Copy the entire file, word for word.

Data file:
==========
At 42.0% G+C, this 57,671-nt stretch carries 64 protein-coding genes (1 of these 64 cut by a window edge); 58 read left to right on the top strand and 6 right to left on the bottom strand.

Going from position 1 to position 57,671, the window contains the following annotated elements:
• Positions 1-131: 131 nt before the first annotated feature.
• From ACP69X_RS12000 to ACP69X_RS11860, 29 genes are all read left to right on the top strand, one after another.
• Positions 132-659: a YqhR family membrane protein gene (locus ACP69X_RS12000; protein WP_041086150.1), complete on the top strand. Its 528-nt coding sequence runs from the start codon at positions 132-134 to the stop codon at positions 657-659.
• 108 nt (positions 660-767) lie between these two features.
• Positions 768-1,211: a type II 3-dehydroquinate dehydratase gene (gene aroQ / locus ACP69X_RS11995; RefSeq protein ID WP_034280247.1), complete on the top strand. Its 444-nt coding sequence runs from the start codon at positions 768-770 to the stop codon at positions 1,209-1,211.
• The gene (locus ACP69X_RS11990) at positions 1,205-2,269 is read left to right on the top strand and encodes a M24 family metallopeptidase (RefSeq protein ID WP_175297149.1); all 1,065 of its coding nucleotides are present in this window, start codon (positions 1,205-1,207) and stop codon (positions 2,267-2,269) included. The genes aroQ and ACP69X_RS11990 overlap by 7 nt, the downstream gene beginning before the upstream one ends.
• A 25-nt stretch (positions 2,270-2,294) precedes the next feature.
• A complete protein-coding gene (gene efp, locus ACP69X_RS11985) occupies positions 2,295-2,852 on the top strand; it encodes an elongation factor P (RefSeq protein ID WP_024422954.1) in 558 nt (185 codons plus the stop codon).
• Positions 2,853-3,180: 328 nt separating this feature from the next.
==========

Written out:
At 42.0% G+C, this 57,671-nt stretch carries 64 protein-coding genes (1 of these 64 cut by a window edge); 58 read left to right on the top strand and 6 right to left on the bottom strand.

Going from position 1 to position 57,671, the window contains the following annotated elements:
• Positions 1-131: 131 nt before the first annotated feature.
• From ACP69X_RS12000 to ACP69X_RS11860, 29 genes are all read left to right on the top strand, one after another.
• Positions 132-659: a YqhR family membrane protein gene (locus ACP69X_RS12000; protein WP_041086150.1), complete on the top strand. Its 528-nt coding sequence runs from the start codon at positions 132-134 to the stop codon at positions 657-659.
• 108 nt (positions 660-767) lie between these two features.
• Positions 768-1,211: a type II 3-dehydroquinate dehydratase gene (gene aroQ / locus ACP69X_RS11995; RefSeq protein ID WP_034280247.1), complete on the top strand. Its 444-nt coding sequence runs from the start codon at positions 768-770 to the stop codon at positions 1,209-1,211.
• The gene (locus ACP69X_RS11990) at positions 1,205-2,269 is read left to right on the top strand and encodes a M24 family metallopeptidase (RefSeq protein ID WP_175297149.1); all 1,065 of its coding nucleotides are present in this window, start codon (positions 1,205-1,207) and stop codon (positions 2,267-2,269) included. The genes aroQ and ACP69X_RS11990 overlap by 7 nt, the downstream gene beginning before the upstream one ends.
• A 25-nt stretch (positions 2,270-2,294) precedes the next feature.
• A complete protein-coding gene (gene efp, locus ACP69X_RS11985) occupies positions 2,295-2,852 on the top strand; it encodes an elongation factor P (RefSeq protein ID WP_024422954.1) in 558 nt (185 codons plus the stop codon).
• Positions 2,853-3,180: 328 nt separating this feature from the next.